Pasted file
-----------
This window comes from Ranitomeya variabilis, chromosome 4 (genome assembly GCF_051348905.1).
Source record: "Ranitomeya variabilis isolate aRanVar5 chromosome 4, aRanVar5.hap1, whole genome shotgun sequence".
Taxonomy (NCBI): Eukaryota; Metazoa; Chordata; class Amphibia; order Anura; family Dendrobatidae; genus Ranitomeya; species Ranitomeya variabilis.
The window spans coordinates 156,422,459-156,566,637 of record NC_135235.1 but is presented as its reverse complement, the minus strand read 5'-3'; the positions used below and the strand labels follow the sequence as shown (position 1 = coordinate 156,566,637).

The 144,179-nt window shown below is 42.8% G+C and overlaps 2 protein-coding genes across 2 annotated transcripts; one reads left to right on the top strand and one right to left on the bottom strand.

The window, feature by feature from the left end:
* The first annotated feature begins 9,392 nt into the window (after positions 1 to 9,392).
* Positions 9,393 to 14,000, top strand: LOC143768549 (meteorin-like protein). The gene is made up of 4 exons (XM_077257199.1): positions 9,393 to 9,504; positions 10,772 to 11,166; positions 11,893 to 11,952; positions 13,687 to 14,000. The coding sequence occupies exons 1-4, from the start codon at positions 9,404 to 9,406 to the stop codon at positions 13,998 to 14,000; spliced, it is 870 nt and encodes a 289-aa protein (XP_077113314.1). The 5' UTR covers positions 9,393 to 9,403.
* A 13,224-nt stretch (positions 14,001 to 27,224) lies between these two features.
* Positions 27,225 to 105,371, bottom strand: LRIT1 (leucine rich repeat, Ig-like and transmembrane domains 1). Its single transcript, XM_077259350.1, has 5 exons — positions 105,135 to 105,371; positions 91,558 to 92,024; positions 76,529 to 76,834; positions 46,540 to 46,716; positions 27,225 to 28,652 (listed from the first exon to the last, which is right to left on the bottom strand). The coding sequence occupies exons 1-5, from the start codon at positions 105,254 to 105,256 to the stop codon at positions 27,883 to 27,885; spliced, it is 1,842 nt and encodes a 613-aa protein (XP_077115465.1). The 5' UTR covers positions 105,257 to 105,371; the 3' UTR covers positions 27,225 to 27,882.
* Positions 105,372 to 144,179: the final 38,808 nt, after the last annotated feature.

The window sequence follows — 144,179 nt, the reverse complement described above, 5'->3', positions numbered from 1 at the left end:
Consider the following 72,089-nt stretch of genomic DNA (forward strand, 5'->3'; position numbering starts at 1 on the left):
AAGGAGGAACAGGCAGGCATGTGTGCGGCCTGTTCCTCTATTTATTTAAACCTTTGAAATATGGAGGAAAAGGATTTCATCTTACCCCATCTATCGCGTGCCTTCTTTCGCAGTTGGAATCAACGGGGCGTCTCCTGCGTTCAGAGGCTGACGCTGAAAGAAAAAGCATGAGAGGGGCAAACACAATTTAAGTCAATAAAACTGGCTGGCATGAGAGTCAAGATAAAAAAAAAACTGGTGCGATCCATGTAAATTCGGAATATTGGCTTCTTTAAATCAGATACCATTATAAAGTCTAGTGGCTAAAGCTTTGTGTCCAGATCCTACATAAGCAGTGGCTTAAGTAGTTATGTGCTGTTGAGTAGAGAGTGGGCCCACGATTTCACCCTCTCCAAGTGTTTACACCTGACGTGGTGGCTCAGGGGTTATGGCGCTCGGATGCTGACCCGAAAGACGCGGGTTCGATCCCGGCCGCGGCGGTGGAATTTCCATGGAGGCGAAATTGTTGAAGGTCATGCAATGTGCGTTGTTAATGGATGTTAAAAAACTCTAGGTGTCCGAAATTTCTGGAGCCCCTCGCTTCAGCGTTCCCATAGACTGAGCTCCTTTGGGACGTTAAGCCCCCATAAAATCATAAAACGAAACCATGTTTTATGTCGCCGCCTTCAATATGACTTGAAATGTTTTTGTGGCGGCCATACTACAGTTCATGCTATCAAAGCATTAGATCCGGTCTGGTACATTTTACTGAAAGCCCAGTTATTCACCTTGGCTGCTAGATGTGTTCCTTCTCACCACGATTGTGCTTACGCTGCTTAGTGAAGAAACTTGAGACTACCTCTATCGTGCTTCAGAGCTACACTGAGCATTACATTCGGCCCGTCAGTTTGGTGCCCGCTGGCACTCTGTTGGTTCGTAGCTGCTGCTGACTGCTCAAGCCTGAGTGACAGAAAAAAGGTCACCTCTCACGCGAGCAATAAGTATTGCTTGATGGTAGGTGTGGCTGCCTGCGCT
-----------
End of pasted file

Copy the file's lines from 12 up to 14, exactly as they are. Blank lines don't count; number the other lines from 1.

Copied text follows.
The window sequence follows — 144,179 nt, the reverse complement described above, 5'->3', positions numbered from 1 at the left end:
Consider the following 72,089-nt stretch of genomic DNA (forward strand, 5'->3'; position numbering starts at 1 on the left):
AAGGAGGAACAGGCAGGCATGTGTGCGGCCTGTTCCTCTATTTATTTAAACCTTTGAAATATGGAGGAAAAGGATTTCATCTTACCCCATCTATCGCGTGCCTTCTTTCGCAGTTGGAATCAACGGGGCGTCTCCTGCGTTCAGAGGCTGACGCTGAAAGAAAAAGCATGAGAGGGGCAAACACAATTTAAGTCAATAAAACTGGCTGGCATGAGAGTCAAGATAAAAAAAAAACTGGTGCGATCCATGTAAATTCGGAATATTGGCTTCTTTAAATCAGATACCATTATAAAGTCTAGTGGCTAAAGCTTTGTGTCCAGATCCTACATAAGCAGTGGCTTAAGTAGTTATGTGCTGTTGAGTAGAGAGTGGGCCCACGATTTCACCCTCTCCAAGTGTTTACACCTGACGTGGTGGCTCAGGGGTTATGGCGCTCGGATGCTGACCCGAAAGACGCGGGTTCGATCCCGGCCGCGGCGGTGGAATTTCCATGGAGGCGAAATTGTTGAAGGTCATGCAATGTGCGTTGTTAATGGATGTTAAAAAACTCTAGGTGTCCGAAATTTCTGGAGCCCCTCGCTTCAGCGTTCCCATAGACTGAGCTCCTTTGGGACGTTAAGCCCCCATAAAATCATAAAACGAAACCATGTTTTATGTCGCCGCCTTCAATATGACTTGAAATGTTTTTGTGGCGGCCATACTACAGTTCATGCTATCAAAGCATTAGATCCGGTCTGGTACATTTTACTGAAAGCCCAGTTATTCACCTTGGCTGCTAGATGTGTTCCTTCTCACCACGATTGTGCTTACGCTGCTTAGTGAAGAAACTTGAGACTACCTCTATCGTGCTTCAGAGCTACACTGAGCATTACATTCGGCCCGTCAGTTTGGTGCCCGCTGGCACTCTGTTGGTTCGTAGCTGCTGCTGACTGCTCAAGCCTGAGTGACAGAAAAAAGGTCACCTCTCACGCGAGCAATAAGTATTGCTTGATGGTAGGTGTGGCTGCCTGCGCT